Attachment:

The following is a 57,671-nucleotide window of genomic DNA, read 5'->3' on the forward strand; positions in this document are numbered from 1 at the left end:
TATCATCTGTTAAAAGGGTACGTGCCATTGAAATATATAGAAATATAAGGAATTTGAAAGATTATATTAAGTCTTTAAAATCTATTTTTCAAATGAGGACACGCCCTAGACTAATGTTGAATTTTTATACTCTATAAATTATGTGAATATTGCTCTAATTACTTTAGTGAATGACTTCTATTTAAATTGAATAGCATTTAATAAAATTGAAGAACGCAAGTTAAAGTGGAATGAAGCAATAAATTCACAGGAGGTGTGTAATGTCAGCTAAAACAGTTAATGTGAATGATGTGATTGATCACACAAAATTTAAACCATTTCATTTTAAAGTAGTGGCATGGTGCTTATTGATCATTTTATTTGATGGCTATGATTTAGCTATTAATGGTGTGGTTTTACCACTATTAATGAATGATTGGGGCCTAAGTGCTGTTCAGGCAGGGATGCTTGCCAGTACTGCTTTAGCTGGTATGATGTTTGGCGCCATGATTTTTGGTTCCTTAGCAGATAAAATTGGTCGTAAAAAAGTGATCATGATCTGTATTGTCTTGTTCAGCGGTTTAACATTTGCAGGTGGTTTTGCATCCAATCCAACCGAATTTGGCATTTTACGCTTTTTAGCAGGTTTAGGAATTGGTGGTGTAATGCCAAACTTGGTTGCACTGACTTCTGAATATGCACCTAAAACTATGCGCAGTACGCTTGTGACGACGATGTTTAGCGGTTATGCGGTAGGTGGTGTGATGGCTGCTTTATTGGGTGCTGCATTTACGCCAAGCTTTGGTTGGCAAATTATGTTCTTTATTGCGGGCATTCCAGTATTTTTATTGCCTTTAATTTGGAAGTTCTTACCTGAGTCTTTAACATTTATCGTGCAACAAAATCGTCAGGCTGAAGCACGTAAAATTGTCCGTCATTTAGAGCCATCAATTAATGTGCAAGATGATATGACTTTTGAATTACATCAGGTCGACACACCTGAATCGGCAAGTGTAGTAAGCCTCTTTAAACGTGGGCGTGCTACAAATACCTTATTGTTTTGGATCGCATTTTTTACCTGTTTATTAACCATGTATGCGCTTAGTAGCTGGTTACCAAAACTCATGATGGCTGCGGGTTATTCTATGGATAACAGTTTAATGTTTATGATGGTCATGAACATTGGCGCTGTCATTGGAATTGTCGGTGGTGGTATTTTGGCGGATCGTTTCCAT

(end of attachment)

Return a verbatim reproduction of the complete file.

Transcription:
The following is a 57,671-nucleotide window of genomic DNA, read 5'->3' on the forward strand; positions in this document are numbered from 1 at the left end:
TATCATCTGTTAAAAGGGTACGTGCCATTGAAATATATAGAAATATAAGGAATTTGAAAGATTATATTAAGTCTTTAAAATCTATTTTTCAAATGAGGACACGCCCTAGACTAATGTTGAATTTTTATACTCTATAAATTATGTGAATATTGCTCTAATTACTTTAGTGAATGACTTCTATTTAAATTGAATAGCATTTAATAAAATTGAAGAACGCAAGTTAAAGTGGAATGAAGCAATAAATTCACAGGAGGTGTGTAATGTCAGCTAAAACAGTTAATGTGAATGATGTGATTGATCACACAAAATTTAAACCATTTCATTTTAAAGTAGTGGCATGGTGCTTATTGATCATTTTATTTGATGGCTATGATTTAGCTATTAATGGTGTGGTTTTACCACTATTAATGAATGATTGGGGCCTAAGTGCTGTTCAGGCAGGGATGCTTGCCAGTACTGCTTTAGCTGGTATGATGTTTGGCGCCATGATTTTTGGTTCCTTAGCAGATAAAATTGGTCGTAAAAAAGTGATCATGATCTGTATTGTCTTGTTCAGCGGTTTAACATTTGCAGGTGGTTTTGCATCCAATCCAACCGAATTTGGCATTTTACGCTTTTTAGCAGGTTTAGGAATTGGTGGTGTAATGCCAAACTTGGTTGCACTGACTTCTGAATATGCACCTAAAACTATGCGCAGTACGCTTGTGACGACGATGTTTAGCGGTTATGCGGTAGGTGGTGTGATGGCTGCTTTATTGGGTGCTGCATTTACGCCAAGCTTTGGTTGGCAAATTATGTTCTTTATTGCGGGCATTCCAGTATTTTTATTGCCTTTAATTTGGAAGTTCTTACCTGAGTCTTTAACATTTATCGTGCAACAAAATCGTCAGGCTGAAGCACGTAAAATTGTCCGTCATTTAGAGCCATCAATTAATGTGCAAGATGATATGACTTTTGAATTACATCAGGTCGACACACCTGAATCGGCAAGTGTAGTAAGCCTCTTTAAACGTGGGCGTGCTACAAATACCTTATTGTTTTGGATCGCATTTTTTACCTGTTTATTAACCATGTATGCGCTTAGTAGCTGGTTACCAAAACTCATGATGGCTGCGGGTTATTCTATGGATAACAGTTTAATGTTTATGATGGTCATGAACATTGGCGCTGTCATTGGAATTGTCGGTGGTGGTATTTTGGCGGATCGTTTCCAT